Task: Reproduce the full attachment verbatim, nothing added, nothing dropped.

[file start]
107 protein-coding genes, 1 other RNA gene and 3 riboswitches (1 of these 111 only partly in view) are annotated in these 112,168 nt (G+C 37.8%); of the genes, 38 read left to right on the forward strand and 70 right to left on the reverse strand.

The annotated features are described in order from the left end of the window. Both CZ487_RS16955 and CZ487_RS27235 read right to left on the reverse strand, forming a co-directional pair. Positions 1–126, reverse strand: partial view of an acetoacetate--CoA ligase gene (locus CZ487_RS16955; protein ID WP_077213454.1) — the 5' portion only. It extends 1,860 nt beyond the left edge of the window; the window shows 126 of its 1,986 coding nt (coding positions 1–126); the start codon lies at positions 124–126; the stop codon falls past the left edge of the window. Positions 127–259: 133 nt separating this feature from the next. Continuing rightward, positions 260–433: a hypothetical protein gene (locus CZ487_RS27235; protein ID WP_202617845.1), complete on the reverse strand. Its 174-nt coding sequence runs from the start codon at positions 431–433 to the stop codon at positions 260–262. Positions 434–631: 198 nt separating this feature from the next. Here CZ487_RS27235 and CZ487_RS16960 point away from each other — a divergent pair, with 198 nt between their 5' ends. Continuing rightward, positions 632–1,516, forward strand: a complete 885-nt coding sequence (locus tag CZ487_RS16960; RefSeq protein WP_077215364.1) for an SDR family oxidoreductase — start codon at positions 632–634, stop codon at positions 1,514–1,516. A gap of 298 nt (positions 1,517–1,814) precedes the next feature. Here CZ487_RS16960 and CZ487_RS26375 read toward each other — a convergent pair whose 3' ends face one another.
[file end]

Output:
107 protein-coding genes, 1 other RNA gene and 3 riboswitches (1 of these 111 only partly in view) are annotated in these 112,168 nt (G+C 37.8%); of the genes, 38 read left to right on the forward strand and 70 right to left on the reverse strand.

The annotated features are described in order from the left end of the window. Both CZ487_RS16955 and CZ487_RS27235 read right to left on the reverse strand, forming a co-directional pair. Positions 1–126, reverse strand: partial view of an acetoacetate--CoA ligase gene (locus CZ487_RS16955; protein ID WP_077213454.1) — the 5' portion only. It extends 1,860 nt beyond the left edge of the window; the window shows 126 of its 1,986 coding nt (coding positions 1–126); the start codon lies at positions 124–126; the stop codon falls past the left edge of the window. Positions 127–259: 133 nt separating this feature from the next. Continuing rightward, positions 260–433: a hypothetical protein gene (locus CZ487_RS27235; protein ID WP_202617845.1), complete on the reverse strand. Its 174-nt coding sequence runs from the start codon at positions 431–433 to the stop codon at positions 260–262. Positions 434–631: 198 nt separating this feature from the next. Here CZ487_RS27235 and CZ487_RS16960 point away from each other — a divergent pair, with 198 nt between their 5' ends. Continuing rightward, positions 632–1,516, forward strand: a complete 885-nt coding sequence (locus tag CZ487_RS16960; RefSeq protein WP_077215364.1) for an SDR family oxidoreductase — start codon at positions 632–634, stop codon at positions 1,514–1,516. A gap of 298 nt (positions 1,517–1,814) precedes the next feature. Here CZ487_RS16960 and CZ487_RS26375 read toward each other — a convergent pair whose 3' ends face one another.